However, when you are looking for the queen, time is of the essence. These bees will not hang around if there is a threat of any sort of danger and will often hide in a corner of the hive if it is left open for too long.
One of the questions I hear a lot from new beekeepers is whether they should mark their queen. There are pros and cons to this although there’s really no right or wrong answer, but let’s break it down a little.
First things first, know that marking your queen certainly isn’t essential. But if you do then identifying her becomes so much easier and this is even truer once your hive starts to really grow.
If your queen is trying to hide when you have the hive open, marking her will make her a lot easier to spot. Plus, you can even color code the marking so you can keep track of the queens’ year of birth.
On the other hand, there are beekeepers that are completely against the idea of marking the queen. The reason for this is that it doesn’t give you the practice you need to develop the ability to just spot the queen. Of course, this does take time but if you really want to get deeply into beekeeping, learning these skills is important.
It’s no good just going in and opening your hive to spot the queen. As I’ve mentioned, the longer you leave the hive open, the more chance there is of the queen scurrying off into a corner to keep safe.
It’s also really important to use as little smoke as possible when trying to locate the queen. If you use too much, this will also cause her to go and hide.
When looking at the frames, make sure you do a thorough job. Take a brooding frame at a time and check one side and then the other. It can be very difficult to scan an entire frame in one go so break it down and scan a third or even a quarter at a time.
I’d also recommend spending some time looking at the larger drones in your hive. It’s common for them to have rounder backsides and big eyes which some people mistake for the queen.
A queen bee will generally live for around two years, sometimes a little longer. However, she might not be an effective queen for her entire life and it’s not uncommon for beekeepers to replace her after a couple of seasons as this will ensure the most productive and efficient hive.
Of course, if the current queen is alive, you might be wondering whether there’s any need to replace her. But you have to consider that her ability to lay eggs will dwindle over the course of time. When this happens, there are fewer bees in the colony and less honey production.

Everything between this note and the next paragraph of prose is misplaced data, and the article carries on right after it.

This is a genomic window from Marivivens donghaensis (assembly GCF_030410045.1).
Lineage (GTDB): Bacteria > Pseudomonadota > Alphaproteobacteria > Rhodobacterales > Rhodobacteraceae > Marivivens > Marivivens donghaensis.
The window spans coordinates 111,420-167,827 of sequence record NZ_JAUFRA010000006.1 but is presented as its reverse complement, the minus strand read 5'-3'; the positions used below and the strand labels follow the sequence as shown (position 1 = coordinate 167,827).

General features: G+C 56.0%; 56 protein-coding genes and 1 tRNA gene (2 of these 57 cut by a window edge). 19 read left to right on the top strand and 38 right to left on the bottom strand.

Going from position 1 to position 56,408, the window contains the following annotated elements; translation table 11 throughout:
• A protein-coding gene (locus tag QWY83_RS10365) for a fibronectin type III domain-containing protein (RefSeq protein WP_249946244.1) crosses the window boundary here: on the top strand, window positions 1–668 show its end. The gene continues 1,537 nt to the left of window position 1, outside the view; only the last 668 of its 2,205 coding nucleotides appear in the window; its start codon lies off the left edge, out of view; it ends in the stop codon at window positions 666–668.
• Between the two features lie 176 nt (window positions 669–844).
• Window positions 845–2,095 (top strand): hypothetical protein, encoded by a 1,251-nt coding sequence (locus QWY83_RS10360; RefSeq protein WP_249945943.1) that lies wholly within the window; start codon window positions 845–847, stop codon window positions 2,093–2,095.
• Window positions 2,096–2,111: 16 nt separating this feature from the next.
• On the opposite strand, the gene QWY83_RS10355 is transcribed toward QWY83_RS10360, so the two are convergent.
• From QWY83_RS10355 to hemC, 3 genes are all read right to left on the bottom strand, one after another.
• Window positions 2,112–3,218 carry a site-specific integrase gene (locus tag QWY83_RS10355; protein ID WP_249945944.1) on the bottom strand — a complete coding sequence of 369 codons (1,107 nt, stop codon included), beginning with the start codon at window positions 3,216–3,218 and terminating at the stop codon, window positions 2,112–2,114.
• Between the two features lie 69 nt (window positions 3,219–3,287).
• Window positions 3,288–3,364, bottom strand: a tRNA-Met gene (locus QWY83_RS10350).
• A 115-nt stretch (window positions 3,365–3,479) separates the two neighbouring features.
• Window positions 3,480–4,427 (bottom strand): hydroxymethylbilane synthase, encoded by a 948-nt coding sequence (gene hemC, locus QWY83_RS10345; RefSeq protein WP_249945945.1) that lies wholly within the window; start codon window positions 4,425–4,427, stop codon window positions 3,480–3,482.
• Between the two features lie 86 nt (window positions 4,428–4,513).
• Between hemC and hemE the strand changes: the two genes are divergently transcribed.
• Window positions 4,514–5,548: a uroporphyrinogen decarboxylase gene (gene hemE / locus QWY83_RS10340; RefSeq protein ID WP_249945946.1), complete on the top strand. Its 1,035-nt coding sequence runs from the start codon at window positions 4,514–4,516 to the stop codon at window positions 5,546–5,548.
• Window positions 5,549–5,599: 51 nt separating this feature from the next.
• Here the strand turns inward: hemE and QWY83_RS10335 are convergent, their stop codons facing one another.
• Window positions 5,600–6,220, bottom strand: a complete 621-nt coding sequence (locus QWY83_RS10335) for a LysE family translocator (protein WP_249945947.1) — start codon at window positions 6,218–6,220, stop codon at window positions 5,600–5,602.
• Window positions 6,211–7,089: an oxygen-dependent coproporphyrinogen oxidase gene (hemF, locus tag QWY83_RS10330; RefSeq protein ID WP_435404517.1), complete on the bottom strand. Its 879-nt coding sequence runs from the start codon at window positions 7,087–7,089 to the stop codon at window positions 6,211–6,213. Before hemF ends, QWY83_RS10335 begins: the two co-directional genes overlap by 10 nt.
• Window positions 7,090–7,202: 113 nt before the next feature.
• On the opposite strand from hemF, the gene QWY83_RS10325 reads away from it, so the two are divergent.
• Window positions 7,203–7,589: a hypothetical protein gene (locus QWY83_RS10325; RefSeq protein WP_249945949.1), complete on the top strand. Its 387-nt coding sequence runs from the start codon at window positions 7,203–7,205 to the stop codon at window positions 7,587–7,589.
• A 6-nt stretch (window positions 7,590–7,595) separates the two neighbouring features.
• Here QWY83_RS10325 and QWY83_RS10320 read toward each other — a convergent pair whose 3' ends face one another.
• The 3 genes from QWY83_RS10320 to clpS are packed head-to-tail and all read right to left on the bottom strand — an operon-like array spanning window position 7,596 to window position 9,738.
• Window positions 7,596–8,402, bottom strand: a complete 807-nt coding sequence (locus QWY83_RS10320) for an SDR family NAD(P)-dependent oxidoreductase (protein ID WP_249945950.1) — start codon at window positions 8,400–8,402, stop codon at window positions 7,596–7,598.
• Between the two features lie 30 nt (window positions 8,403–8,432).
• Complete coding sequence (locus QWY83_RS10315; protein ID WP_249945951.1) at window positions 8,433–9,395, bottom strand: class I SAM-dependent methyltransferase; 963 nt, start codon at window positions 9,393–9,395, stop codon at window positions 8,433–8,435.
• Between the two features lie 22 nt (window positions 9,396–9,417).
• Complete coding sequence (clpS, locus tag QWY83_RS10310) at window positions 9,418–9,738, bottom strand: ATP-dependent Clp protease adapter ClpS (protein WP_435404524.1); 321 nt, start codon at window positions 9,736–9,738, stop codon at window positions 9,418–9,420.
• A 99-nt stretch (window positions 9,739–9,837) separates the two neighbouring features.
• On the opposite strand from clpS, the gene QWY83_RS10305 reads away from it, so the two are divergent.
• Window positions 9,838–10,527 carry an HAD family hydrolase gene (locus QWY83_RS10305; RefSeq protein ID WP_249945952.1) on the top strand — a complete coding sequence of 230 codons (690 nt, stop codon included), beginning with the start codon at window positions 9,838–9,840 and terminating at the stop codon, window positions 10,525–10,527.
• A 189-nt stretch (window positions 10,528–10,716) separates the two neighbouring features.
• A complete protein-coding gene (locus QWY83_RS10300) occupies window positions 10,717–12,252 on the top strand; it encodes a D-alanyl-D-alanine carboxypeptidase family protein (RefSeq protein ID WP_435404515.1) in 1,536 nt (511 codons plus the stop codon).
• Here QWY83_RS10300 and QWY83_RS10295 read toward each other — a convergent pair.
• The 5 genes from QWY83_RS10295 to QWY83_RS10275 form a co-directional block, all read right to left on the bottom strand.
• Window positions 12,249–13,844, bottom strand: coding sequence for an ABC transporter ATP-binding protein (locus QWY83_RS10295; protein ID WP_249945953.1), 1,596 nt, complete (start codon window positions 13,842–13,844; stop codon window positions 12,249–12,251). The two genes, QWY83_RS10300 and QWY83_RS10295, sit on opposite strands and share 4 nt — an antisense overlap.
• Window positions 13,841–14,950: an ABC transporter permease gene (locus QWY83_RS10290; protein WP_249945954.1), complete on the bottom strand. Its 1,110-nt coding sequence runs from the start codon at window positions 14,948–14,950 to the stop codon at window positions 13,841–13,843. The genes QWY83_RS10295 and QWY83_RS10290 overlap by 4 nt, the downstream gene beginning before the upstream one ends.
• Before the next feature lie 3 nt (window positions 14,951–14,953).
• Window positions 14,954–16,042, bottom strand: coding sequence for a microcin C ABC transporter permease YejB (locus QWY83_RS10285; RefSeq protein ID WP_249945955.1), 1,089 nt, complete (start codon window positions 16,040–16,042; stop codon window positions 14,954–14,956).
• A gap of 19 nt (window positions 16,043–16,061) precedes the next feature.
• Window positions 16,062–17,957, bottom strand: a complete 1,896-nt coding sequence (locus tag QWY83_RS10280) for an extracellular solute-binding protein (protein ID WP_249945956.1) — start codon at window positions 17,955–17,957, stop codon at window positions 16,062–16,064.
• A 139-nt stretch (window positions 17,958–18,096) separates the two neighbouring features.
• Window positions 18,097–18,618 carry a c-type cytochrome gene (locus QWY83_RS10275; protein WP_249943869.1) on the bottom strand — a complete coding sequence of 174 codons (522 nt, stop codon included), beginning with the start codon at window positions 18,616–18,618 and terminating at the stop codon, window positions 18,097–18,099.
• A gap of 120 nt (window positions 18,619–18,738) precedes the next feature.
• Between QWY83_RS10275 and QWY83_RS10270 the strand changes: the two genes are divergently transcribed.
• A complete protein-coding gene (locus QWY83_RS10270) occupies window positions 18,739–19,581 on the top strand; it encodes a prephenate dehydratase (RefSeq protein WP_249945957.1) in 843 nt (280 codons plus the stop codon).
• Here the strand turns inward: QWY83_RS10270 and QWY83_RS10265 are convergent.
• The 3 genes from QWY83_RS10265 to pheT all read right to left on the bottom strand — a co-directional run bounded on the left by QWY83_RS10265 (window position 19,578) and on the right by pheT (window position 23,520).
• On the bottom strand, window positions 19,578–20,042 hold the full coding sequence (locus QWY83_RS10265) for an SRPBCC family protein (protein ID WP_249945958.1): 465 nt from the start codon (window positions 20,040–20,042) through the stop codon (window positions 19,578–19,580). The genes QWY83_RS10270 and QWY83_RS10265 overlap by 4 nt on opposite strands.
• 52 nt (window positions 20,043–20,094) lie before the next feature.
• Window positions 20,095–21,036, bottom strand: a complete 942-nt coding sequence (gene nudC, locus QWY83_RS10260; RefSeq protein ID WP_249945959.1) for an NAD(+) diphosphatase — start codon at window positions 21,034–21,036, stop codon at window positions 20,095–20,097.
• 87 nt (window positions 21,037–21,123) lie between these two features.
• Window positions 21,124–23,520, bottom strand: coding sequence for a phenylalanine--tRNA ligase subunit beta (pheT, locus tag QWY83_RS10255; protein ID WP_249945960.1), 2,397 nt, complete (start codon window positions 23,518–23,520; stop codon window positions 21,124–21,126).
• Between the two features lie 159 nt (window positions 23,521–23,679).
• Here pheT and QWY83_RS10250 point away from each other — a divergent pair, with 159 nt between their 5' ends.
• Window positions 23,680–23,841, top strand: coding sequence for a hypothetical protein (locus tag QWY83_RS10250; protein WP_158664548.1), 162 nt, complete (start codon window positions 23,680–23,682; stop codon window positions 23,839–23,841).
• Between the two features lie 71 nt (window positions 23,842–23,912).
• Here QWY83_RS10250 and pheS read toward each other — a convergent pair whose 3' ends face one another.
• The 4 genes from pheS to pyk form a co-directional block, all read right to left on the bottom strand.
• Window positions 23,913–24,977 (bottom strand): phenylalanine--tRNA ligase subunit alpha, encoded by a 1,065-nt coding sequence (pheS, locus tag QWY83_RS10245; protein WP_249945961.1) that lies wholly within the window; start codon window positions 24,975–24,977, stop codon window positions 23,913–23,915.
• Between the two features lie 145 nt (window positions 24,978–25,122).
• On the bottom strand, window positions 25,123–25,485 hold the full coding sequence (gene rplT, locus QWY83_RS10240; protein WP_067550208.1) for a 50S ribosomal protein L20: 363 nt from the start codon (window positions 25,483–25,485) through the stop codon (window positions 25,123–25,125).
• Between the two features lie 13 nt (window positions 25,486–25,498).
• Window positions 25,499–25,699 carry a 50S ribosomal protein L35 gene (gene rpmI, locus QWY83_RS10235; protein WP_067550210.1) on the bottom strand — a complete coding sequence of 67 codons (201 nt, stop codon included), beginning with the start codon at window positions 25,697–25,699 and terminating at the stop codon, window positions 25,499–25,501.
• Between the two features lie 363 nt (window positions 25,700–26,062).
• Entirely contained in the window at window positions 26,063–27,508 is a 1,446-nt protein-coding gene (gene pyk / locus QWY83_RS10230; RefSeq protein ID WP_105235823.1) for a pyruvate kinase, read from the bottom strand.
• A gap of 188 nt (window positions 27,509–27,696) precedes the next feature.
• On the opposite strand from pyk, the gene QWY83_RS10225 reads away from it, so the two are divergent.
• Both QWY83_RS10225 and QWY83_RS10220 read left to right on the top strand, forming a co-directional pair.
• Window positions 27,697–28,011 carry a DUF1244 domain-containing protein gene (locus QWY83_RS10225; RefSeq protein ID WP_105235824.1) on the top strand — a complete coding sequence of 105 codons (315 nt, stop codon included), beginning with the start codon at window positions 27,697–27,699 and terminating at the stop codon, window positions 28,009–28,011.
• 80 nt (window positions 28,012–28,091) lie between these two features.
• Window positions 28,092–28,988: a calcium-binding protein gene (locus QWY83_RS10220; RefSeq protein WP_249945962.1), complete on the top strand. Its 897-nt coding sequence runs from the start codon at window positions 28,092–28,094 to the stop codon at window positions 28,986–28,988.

One of the things I’d advise you to monitor is the egg-laying capacity of your queen. If you notice that this is slowing down with age then it’s a good time to think about replacing her to ensure that the hive continues to thrive.
There are far too many people that go into beekeeping with the idea that this will be an easy hobby. But it’s not. In fact, beekeeping requires quite a lot of learning and it’s common to see first-year hives dying out and the apiarist having to start all over again.
So, it’s really important not to kick yourself if you don’t get your beekeeping skills down to a T in the first few weeks of owning your hive. In fact, it can take several years before you’re considered to be anything more than a novice and that’s OK; learning about your bees is all part of the fun.
But when it comes to identifying the queen, unless you mark her, you’ve got no other choice but to practice. The more you get to know your colony and the more you learn about bees in general, the easier it will become to spot her.
Have you ever opened your hive and seen all that activity only to wonder how on earth you’re expected to locate the queen? If you have then you’re not alone; a lot of new beekeepers ask what do queen bees look like?
The queen will normally be larger and have distinguishing features such as shorter wings, different coloration, and longer legs. But her appearance isn’t the only way you can locate her. How she moves, her behavior, and her location within the hive are all key giveaways.
Many beekeepers mark the queen, you can even buy a colony with a pre-marked queen, and this can make her super easy to spot. However, if you want to develop a keen eye for your bees then it’s worth taking the time to practice and eventually, you’ll be able to spot the queen without an issue.